Taking our turn for clean energy

Do you know that we work to introduce more energy efficient heating systems in buildings? Thanks to one of our projects, a hospital in Poland is now driven by solar panels, reducing demand for fossil fuels and paving the way for more climate-friendly solutions. 

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Similarly to the EU, we believe that energy efficiency – achieving the same result with less energy – is one of the most cost-effective ways of reducing greenhouse gas emissions. Through the Grants, we support measures to step up energy efficiency and increase the share of renewable energy in Europe. We’ve come a long way, and we already see good results within our programmes. Let’s give you a few examples.

Improved energy efficiency in more than 200 buildings

Some of the programme results lead to desired impact without further interventions. These include, amongst other things, investments aiming to increase the energy efficiency of buildings, which in turns lead to reductions in emissions of greenhouse gas emissions. Through our programmes, we have improved energy efficiency in more than 200 buildings.

Poland generates most of its electricity from coal, but through our programme 'Saving energy and promoting renewable energy sources', more than 100 projects aiming to reduce the demand for fossil fuels and expand the use of renewable energy solutions in buildings have received funding.

Same results, less energy

The hospital and health care centre in Glubczyce is one example. Several of the buildings have been modernised and the hospital has been equipped with solar panels and heat pumps, thus reducing the demand for heat and fossil fuel-based electricity. The result is sustained energy savings and more energy efficient and climate-friendly energy solutions, which in turn will reduce greenhouse gas emissions.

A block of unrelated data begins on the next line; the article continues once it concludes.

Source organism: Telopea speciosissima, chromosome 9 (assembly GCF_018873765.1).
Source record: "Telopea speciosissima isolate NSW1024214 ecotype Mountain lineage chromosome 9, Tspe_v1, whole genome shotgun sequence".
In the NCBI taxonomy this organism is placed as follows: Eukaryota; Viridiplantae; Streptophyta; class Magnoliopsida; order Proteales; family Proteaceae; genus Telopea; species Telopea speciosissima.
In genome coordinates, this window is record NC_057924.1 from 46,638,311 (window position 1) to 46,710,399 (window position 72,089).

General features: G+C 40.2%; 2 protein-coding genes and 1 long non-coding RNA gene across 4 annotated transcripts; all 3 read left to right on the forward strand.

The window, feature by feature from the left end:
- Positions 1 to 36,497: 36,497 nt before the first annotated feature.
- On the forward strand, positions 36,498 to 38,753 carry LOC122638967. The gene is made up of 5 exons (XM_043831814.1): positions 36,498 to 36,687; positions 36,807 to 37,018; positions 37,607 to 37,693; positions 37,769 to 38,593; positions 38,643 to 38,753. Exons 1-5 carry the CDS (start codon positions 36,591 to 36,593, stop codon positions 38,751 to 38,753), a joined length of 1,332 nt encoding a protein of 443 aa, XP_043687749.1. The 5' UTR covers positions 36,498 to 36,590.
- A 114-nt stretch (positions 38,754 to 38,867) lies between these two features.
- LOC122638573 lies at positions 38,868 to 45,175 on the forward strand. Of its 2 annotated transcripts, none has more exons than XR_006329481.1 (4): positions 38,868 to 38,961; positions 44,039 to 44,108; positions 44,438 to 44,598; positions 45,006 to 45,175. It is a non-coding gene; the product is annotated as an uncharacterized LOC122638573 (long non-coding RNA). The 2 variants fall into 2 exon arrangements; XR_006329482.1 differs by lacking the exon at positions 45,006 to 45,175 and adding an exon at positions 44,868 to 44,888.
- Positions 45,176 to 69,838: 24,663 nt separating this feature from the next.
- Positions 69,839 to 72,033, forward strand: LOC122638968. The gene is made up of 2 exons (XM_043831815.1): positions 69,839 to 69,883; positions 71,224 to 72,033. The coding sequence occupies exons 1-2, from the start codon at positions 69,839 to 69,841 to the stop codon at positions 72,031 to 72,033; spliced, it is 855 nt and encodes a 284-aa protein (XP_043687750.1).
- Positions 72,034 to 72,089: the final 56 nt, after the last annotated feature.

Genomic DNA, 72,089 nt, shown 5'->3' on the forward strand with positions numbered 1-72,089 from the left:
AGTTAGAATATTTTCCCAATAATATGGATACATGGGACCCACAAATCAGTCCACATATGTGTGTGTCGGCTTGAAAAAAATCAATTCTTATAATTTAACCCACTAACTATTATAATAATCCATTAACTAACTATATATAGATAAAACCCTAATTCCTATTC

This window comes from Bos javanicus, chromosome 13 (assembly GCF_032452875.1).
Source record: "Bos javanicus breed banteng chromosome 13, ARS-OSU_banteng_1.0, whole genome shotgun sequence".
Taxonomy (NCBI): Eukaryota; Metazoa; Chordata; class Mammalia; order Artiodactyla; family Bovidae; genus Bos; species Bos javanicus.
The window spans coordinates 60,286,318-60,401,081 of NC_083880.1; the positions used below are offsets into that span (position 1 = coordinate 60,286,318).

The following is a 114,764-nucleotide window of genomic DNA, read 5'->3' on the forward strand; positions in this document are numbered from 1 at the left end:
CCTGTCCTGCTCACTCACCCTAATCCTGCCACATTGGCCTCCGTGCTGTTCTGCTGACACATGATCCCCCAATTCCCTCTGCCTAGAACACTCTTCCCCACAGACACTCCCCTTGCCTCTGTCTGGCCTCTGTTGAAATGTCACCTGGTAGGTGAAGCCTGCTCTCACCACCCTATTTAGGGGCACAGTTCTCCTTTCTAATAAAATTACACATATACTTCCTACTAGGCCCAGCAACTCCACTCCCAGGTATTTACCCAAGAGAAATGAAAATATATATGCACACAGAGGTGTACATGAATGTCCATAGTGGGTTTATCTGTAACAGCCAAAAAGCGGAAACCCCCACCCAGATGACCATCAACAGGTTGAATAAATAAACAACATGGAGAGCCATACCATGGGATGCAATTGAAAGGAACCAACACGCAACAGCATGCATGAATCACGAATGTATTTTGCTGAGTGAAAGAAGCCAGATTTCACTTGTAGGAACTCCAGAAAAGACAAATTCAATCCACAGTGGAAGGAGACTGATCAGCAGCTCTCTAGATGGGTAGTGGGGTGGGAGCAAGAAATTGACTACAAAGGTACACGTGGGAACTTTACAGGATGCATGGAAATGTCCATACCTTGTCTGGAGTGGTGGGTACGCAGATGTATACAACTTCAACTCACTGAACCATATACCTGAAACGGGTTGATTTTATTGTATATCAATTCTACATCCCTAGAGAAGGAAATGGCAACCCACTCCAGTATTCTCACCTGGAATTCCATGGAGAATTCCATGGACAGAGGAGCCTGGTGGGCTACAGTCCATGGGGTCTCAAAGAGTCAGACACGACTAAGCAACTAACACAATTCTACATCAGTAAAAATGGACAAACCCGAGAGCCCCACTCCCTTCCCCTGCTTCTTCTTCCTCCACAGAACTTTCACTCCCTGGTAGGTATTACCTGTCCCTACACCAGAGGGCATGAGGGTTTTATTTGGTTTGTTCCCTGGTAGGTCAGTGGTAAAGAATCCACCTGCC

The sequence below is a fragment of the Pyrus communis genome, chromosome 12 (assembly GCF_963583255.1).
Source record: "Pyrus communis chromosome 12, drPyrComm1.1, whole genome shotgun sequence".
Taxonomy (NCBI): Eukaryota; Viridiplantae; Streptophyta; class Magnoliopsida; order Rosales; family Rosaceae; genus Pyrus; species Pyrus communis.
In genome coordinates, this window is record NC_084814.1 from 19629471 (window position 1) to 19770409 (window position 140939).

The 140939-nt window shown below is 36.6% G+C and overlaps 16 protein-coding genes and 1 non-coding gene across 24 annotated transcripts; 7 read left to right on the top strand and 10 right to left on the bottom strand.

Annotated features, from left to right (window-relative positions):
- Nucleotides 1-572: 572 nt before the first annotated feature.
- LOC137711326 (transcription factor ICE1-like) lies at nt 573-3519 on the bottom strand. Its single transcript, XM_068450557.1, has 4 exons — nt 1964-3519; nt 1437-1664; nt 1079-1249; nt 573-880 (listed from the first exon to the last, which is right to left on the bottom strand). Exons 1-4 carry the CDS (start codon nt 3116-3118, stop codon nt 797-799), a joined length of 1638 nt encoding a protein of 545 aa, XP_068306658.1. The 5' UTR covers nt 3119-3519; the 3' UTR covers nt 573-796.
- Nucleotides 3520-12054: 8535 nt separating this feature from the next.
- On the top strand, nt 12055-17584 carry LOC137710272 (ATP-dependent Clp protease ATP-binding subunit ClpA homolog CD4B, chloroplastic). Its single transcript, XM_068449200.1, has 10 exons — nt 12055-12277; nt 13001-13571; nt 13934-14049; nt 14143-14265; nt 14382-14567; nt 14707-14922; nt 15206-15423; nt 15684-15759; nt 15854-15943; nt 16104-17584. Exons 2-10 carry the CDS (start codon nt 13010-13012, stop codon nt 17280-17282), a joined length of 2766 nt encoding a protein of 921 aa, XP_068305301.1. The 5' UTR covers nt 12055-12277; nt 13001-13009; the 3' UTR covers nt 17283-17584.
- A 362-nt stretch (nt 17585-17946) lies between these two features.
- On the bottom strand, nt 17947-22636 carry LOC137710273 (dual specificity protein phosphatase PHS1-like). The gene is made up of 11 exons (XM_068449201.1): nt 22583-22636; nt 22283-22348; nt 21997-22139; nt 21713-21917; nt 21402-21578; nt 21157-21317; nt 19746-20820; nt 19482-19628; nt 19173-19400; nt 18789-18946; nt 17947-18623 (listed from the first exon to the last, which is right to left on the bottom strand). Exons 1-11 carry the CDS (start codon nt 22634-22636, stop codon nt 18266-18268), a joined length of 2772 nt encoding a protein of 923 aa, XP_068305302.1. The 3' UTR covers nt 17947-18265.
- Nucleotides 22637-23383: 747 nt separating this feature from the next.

Similar measures have been supported in Bulgaria, where 33 municipalities have receive funding in order to transform heating systems in public buildings to solutions that are more climate friendly and energy efficient. Thanks to one of our projects, the children in ‘Snow White’ kindergarten can now play on floors that are heated by a water underfloor heating system – a much more efficient way of using the energy. The project was realised with assistance from, among others, the Norwegian partner Greenzone AS.

With over €13 million in support, we’ve contributed to more energy efficient heating systems in Bulgarian schools and kindergartens. Read about some of them here.

Utilising renewable energy potential

Replacing fossil fuels with energy from renewable sources contributes to the more long-term impacts. In Oradea in western Romania, there is a great potential to increase the use of geothermal energy, which is a form of heat accessible from below the Earth’s surface. In cooperation with the Icelandic Geothermal Engineering, the municipality – including both houses and a school - is replacing fossil fuels for district heating with thermal energy produced from geothermal water. Not only does this contribute to reducing CO2 emissions, it also increases energy security by shifting to local resources.

In Iceland, geothermal energy is used to heat about nine out of ten households. Read about the Icelandic Geothermal Engineering’s work to utilising and developing this energy source in Romania.

In addition to providing funds for concrete measures, we give financial backing to awareness-raising and education. In Bulgaria, more than 2 600 state and municipal employees have undergone targeted training on how to improve energy efficiency in buildings and infrastructure either at national level or in their local community.

Interested to learn more about our efforts to improve energy efficiency and increase the use of renewable energy? Find out more by reading about our programmes for energy efficiency and renewable energy